{ Sci­ence }

The Guardian - Review - - Out In Paperback -

by Oliver Sacks, Pi­cador, £9.99

This post­hu­mous es­say col­lec­tion from the man known as the poet lau­re­ate of medicine, fol­low­ing his death from can­cer three years ago, means we get to spend time again with Sacks the botanist, the his­to­rian of sci­ence, the ma­rine bi­ol­o­gist and, of course, the neu­rol­o­gist.

There are 10 es­says here, the ma­jor­ity pub­lished pre­vi­ously in the New York Re­view of Books. Their sub­ject mat­ter re­flects the agility of Sacks’s en­thu­si­asms, mov­ing from for­get­ting and ne­glect in sci­ence to Freud’s early work on the neu­roanatomy of fish; from the men­tal lives of plants and in­ver­te­brates to the mal­leabil­ity of our per­cep­tion of speed. This last es­say has some char­ac­ter­is­tic flour­ishes: of Parkin­son’s dis­ease, Sacks writes that “be­ing in a slowed state is like be­ing stuck in a vat of peanut but­ter, while be­ing in an ac­cel­er­ated state is like be­ing on ice”.

Some of the slighter pieces here suf­fer from be­ing placed be­tween more sub­stan­tial work, and in one his ar­gu­ment loses co­her­ence. But Sacks was in love with de­tails: it’s in the foot­notes that his trea­sures are of­ten to be found. Gavin Fran­cis

Each of the 17 short pieces in this ex­tra­or­di­nary book catches a fa­mous his­tor­i­cal an­i­mal just at the mo­ment it dan­gles pre­car­i­ously be­tween na­ture and cul­ture. We meet Clever Hans the horse, Mike the head­less chicken and Ara­bella, the com­mon cross spi­der who was sent into space so boffins could ob­serve the ef­fect of zero grav­ity on her in­tri­cate craft.

Most fa­mous of all is the ap­prox­i­mate rhi­noc­eros that Al­brecht Dürer cre­ated in 1515, which be­came lodged in Eu­rope’s imag­i­nary menagerie for the next two cen­turies: “a twohorned body twisted by the facts of hu­man anx­i­ety and awe”.

Pas­sarello tests and stretches the es­say form in thrilling ways. Par­tic­u­larly bril­liant is an ex­tended fan­tasy writ­ten from the point of view of Har­riet, the Galá­pa­gos tor­toise whom Dar­win re­port­edly brought back on the Bea­gle.

The au­thor un­der­pins her wild imag­i­na­tion and py­rotech­nic prose with rig­or­ous re­search. It is only, she sug­gests, by com­ing clean about how we have used an­i­mals to make sense of our own lives that we can be­gin to work out how we might set about re­pair­ing theirs. Kathryn Hughes

It is two cen­turies since Mary Shel­ley’s re­an­i­mated mon­ster drifted into the dark­ness on an ice floe. In this sur­real, vis­ceral and mor­dant novel by Iraqi au­thor and film-maker Ahmed Saadawi, short­listed for this year’s Man Booker In­ter­na­tional prize, we meet his 21st-cen­tury cousin.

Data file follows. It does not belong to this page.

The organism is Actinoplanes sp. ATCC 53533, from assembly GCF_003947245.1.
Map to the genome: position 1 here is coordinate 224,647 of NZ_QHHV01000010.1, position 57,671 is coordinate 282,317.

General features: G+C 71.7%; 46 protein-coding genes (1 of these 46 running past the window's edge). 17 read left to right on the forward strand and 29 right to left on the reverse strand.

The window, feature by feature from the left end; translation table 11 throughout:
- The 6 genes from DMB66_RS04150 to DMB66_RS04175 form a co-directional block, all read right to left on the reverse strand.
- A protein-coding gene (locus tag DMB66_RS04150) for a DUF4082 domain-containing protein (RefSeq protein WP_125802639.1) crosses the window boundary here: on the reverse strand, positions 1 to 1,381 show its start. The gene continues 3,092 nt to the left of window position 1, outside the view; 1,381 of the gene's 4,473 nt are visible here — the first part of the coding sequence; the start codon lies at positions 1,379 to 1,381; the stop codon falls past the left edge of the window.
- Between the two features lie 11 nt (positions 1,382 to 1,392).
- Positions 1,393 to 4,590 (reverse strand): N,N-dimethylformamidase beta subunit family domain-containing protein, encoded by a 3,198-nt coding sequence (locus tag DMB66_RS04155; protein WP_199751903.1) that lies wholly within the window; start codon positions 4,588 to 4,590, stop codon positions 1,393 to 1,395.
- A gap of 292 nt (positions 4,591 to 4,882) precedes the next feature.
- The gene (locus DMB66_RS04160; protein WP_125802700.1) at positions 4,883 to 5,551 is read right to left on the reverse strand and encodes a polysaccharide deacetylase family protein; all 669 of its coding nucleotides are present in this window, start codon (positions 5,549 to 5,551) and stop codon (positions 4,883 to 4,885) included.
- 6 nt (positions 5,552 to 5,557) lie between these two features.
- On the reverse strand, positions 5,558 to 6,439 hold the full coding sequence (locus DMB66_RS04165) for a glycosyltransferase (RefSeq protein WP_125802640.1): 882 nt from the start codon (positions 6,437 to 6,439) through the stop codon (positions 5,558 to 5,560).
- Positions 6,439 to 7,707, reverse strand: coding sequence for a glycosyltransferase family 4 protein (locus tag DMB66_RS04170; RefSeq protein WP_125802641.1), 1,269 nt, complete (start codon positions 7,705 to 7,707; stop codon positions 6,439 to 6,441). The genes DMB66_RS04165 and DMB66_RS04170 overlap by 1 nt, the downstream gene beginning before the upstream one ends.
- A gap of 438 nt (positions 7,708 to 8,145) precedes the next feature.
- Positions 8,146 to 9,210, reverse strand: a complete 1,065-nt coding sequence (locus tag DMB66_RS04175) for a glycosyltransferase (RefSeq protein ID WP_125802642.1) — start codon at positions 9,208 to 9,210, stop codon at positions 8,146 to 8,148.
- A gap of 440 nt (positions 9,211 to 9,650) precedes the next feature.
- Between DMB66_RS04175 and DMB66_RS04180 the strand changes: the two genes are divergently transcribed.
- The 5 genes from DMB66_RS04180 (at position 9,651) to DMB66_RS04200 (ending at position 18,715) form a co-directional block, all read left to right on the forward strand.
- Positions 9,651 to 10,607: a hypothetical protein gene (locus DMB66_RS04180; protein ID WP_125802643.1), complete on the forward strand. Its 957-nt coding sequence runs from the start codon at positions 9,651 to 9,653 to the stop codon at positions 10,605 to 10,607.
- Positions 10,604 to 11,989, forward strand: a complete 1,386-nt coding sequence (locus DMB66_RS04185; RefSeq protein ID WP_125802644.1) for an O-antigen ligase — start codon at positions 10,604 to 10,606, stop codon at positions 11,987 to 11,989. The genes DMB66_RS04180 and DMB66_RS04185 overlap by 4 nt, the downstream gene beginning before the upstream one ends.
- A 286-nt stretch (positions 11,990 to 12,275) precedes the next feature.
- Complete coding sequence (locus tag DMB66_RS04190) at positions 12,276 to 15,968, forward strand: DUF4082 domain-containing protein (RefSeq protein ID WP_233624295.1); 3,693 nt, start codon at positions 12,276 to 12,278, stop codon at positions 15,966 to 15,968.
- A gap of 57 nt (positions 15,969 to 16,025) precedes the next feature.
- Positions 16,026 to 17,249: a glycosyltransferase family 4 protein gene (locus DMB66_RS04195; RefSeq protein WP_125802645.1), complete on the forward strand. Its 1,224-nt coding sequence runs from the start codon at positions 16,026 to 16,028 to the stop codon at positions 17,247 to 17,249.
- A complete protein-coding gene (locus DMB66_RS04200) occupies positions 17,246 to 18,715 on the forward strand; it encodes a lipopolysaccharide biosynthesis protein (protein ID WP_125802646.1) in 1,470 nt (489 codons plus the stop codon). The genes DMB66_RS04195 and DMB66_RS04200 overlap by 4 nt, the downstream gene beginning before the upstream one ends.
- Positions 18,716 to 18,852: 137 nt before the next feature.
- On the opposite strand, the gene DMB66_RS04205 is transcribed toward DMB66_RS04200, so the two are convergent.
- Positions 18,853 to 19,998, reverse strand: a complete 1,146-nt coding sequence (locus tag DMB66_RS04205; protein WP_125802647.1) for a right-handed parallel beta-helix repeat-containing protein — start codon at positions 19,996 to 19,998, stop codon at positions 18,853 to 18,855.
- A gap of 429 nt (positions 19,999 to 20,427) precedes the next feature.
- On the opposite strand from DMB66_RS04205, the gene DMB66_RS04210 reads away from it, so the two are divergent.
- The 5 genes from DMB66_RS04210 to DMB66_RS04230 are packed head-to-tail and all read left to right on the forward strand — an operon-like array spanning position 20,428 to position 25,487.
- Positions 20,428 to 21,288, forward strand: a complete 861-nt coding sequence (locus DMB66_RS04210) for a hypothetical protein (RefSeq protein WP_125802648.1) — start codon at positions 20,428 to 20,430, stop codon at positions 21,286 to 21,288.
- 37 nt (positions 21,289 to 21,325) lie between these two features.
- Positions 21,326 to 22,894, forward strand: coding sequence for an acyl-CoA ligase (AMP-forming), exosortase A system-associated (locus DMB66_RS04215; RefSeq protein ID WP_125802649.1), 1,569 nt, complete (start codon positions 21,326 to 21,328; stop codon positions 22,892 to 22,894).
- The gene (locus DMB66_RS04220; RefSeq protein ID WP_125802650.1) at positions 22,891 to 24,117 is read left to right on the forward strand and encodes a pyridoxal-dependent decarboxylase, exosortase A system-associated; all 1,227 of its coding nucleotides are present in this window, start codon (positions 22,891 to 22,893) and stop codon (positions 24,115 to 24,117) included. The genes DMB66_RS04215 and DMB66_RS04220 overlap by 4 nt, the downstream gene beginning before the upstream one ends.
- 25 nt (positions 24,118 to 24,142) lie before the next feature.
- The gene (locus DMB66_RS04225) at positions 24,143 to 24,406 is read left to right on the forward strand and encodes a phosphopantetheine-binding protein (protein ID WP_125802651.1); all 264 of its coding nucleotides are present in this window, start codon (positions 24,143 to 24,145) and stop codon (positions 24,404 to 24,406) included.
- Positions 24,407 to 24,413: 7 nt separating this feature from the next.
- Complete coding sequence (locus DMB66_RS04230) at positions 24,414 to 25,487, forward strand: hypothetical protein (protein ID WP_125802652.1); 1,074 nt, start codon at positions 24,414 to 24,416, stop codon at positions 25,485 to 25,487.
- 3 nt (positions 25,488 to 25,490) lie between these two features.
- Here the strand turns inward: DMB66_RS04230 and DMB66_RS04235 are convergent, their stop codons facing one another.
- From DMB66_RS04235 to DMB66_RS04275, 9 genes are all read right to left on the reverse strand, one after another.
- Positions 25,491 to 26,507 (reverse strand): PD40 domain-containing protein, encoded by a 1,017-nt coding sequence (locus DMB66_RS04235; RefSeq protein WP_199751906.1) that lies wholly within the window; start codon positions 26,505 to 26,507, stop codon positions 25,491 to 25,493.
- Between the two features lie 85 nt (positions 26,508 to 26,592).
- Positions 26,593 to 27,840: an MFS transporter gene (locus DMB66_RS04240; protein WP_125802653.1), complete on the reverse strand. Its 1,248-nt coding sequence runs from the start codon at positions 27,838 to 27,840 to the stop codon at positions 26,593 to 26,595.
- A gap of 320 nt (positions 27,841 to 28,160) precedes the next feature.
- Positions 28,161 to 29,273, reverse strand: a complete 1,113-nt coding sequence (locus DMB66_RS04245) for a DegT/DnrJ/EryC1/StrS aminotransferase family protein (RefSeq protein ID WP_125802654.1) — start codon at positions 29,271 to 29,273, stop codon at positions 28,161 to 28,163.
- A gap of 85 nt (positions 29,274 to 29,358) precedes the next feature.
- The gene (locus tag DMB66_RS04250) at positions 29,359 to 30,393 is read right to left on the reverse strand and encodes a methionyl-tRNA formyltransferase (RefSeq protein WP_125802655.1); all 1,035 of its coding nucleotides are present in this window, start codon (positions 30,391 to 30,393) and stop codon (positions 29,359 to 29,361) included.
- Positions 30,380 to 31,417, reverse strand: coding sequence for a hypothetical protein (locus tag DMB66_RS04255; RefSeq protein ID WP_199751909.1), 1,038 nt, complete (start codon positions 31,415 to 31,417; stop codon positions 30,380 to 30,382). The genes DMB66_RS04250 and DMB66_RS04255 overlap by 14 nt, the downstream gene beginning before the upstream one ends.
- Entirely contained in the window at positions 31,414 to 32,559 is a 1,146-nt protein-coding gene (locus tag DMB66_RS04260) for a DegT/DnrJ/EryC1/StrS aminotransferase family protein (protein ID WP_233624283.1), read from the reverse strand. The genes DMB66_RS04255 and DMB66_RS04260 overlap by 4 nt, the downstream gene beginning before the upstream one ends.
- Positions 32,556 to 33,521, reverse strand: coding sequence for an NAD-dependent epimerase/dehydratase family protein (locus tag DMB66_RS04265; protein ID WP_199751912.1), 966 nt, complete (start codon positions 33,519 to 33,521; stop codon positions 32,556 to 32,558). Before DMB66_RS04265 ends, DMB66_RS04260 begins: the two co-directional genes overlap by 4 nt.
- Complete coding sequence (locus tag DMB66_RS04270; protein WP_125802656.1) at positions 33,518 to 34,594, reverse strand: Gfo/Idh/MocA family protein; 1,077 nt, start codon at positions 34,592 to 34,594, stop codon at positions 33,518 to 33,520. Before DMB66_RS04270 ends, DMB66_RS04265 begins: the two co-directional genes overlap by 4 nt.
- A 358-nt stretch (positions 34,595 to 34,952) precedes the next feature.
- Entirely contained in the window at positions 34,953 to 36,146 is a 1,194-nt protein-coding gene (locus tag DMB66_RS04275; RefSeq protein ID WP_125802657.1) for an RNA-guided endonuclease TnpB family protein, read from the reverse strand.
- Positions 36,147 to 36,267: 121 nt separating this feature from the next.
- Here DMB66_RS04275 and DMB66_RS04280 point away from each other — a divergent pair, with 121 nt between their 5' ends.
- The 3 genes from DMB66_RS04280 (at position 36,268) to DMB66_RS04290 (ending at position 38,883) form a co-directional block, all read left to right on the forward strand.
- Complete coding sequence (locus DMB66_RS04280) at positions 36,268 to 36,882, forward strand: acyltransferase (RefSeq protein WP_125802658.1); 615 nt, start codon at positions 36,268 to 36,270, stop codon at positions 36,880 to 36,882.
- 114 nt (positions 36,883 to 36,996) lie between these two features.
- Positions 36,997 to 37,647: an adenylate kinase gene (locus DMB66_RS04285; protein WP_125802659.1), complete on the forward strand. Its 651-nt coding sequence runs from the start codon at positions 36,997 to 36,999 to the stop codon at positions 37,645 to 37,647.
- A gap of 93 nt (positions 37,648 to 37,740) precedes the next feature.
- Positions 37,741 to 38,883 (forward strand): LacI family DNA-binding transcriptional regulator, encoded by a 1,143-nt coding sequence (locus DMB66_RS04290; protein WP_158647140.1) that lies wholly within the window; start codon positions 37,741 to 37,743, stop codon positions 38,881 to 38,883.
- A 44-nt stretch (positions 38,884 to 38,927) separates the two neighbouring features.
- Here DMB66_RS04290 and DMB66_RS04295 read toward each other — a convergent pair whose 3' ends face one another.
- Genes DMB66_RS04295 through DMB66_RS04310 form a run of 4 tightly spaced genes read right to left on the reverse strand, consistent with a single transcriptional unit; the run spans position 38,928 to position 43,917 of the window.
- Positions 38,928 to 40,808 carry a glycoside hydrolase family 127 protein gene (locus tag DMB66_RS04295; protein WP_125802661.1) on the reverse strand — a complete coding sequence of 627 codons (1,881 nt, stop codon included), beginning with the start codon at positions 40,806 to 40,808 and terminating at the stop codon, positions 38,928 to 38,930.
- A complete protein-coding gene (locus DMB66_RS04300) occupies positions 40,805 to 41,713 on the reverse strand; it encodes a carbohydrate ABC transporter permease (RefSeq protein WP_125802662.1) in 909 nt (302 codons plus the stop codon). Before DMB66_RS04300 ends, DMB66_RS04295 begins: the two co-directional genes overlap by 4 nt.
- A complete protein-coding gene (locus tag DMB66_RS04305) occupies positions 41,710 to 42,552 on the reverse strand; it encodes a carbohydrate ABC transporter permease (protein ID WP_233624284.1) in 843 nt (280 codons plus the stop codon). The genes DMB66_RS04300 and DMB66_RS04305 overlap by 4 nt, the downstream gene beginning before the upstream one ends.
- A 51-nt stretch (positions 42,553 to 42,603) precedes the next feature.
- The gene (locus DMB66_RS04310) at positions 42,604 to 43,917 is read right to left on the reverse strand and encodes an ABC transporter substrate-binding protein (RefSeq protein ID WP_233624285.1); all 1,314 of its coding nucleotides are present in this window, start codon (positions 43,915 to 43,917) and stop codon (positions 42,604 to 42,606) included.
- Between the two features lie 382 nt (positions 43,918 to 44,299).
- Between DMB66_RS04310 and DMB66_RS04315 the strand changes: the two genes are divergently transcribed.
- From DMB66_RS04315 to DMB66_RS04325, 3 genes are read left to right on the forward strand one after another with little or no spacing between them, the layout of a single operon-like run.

Franken­stein in Bagh­dad is set in the af­ter­math of the US in­va­sion of Iraq, where Hadi, a junk dealer, re­trieves a dam­aged body from the streets – he can­not coun­te­nance the idea of hasty buri­als of corpses that are in­com­plete. What en­sues is an acute por­trait of Mid­dle Eastern sec­tar­i­an­ism and geopo­lit­i­cal in­ep­ti­tude, an ab­sur­dist moral­ity fable, and a hor­ror fan­tasy.

Saadawi stitches the nar­ra­tive to­gether from so many points of view and points in time that the ten­sion has a ten­dency to dis­si­pate, but this is in keep­ing with the novel’s pre­oc­cu­pa­tion with war’s ab­sur­dity. His strange, vi­o­lent and wickedly funny book bor­rows heav­ily from the sci­ence fic­tion canon, and pays back the debt with in­ter­est: it is a re­mark­able achieve­ment. Sarah Perry

The haunted house – if not pos­sessed by lit­eral ghosts, then by trau­matic mem­o­ries – is a trope writ­ers have used for cen­turies. In this psy­cho­log­i­cal thriller from Stephanie Mer­ritt, known for his­tor­i­cal crime nov­els writ­ten as SJ Par­ris, hero­ine Zoe ar­rives at a ren­o­vated man­sion on a re­mote Scot­tish is­land, run­ning from a bad mar­riage.

While You Sleep hits a mid­point be­tween Broad­church and Anne Brontë’s The Ten­ant of Wild­fell Hall. Zoe meets sus­pi­cious, tight-lipped is­lan­ders, a fusty pro­fes­sor ob­sessed with es­o­ter­ica, a dis­turbed child who re­fuses to talk about “The In­ci­dent”. Mer­ritt’s bit­ing wit comes across in exquisitely un­com­fort­able scenes be­tween Zoe and the lo­cals.

Like all gothic hero­ines, Zoe finds her­self ques­tion­ing her own re­al­ity, while Mer­ritt’s back­ground as a his­tor­i­cal nov­el­ist is well suited to the par­al­lel nar­ra­tive of Vic­to­rian hero­ine Ailsa McBride. Ailsa’s rap­tur­ous sex scenes with the in­cubus sum­moned by her spir­i­tu­al­ist late hus­band, a kind of oth­er­worldly Story of O, could be read as an in­ves­ti­ga­tion of rape cul­ture tropes through a gothic lens. Caro­line O’Donoghue

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